Using gastrointestestinal organoids to study infectious diseases in humans and bats

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Montana State University - Bozeman, College of Agriculture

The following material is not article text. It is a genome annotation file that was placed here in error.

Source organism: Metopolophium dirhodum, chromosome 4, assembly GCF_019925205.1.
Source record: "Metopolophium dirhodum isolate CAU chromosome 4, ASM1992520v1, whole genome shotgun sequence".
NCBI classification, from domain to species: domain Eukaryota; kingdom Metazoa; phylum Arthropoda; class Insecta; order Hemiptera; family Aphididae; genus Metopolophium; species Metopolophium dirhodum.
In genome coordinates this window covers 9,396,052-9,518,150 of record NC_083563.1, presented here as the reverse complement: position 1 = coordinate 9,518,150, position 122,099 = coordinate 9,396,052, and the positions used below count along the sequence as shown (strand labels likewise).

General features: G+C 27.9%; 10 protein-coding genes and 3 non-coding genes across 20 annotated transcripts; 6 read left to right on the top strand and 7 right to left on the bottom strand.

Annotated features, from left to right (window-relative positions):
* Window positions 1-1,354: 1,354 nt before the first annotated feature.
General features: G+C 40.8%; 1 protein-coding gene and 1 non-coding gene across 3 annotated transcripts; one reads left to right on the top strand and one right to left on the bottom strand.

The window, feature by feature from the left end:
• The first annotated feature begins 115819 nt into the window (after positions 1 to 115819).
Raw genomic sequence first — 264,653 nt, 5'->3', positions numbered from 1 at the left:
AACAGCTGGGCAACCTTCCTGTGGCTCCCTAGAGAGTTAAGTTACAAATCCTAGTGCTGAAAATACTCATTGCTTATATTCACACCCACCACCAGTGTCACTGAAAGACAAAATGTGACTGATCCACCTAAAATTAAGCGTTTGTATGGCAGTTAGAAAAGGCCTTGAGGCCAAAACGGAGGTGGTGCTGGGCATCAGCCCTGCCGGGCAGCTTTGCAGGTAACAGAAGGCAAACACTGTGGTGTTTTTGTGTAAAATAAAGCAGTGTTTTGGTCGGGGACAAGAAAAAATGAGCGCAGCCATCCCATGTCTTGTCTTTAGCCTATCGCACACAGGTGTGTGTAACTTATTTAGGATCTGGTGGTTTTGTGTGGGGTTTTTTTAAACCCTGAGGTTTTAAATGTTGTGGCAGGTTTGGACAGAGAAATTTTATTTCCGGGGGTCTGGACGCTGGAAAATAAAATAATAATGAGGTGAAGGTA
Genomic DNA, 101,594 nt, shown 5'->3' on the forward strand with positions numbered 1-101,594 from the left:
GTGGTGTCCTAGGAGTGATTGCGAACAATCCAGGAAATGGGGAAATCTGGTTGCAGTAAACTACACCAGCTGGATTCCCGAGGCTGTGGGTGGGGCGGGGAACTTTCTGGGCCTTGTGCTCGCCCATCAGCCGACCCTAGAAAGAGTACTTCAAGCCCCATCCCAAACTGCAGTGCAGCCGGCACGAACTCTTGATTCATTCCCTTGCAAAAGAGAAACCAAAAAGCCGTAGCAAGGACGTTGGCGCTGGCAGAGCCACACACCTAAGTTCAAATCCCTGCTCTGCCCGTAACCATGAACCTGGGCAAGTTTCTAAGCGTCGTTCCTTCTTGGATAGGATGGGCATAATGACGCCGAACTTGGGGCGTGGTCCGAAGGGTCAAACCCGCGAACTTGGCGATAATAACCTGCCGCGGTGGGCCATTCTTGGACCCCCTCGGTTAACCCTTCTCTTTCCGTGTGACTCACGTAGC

The gastrointestinal epithelium plays a critical role in protecting the gastrointestinal mucosa from invading microorganism such as bacteria or a viruses. Helicobacter pylori (H. pylori) infection of human gastric epithelium causes gastric cancer, which is the third leading cause of cancer-related mortality worldwide. Dendritic cells (DCs)--which are antigen presenting cells--are responsible for the activation of T cells. However, the mechanism by which DCs are recruited to the gastric epithelium is still unknown. We hypothesized that the DCs are recruited to the gastric epithelium in a chemokine- dependent manner. For my thesis work, I utilized human primary gastric epithelial organoids cells to test this hypothesis and evaluate the recruitment of DCs to the epithelium under normal conditions and upon H. pylori infection. Using monocyte-derived DCs in a chemotaxis assay, I showed that these cells are recruited to H. pylori-infected organoid supernatant. I showed that this recruitment is chemokine- dependent, as it was significantly decreased when a chemokine receptor inhibitor was included in the chemotaxis assay. COVID-19 is caused by severe respiratory syndrome coronavirus-2 (SARS-CoV-2). In addition to respiratory symptoms, COVID-19 patients can also have diarrhea and vomiting, indicating that SARS-CoV-2 may infect the gastrointestinal tract. Bats are thought to be the natural reservoirs for SARS-CoV-2, however there is no known bat gastrointestinal model to study SARS-CoV-2 infection. In the second part of my thesis, I developed Jamaican fruit bat (JFB), Artibeus jamaicensis) gastrointestinal organoids (JFB organoids). I successfully developed organoids from JFB stomach, proximal and distal intestine. I showed via histology and gene expression that developed organoids do indeed recapitulate their corresponding tissues from which they were derived. I also tested whether the JFB distal intestinal organoids were susceptible to SARS-CoV-2 infection. While they do not support the active replication of SARS-CoV-2 infection, they did show antiviral and pro-inflammatory responses. My results also showed that SARS-CoV-2 does not induce programmed cell death in the organoids.




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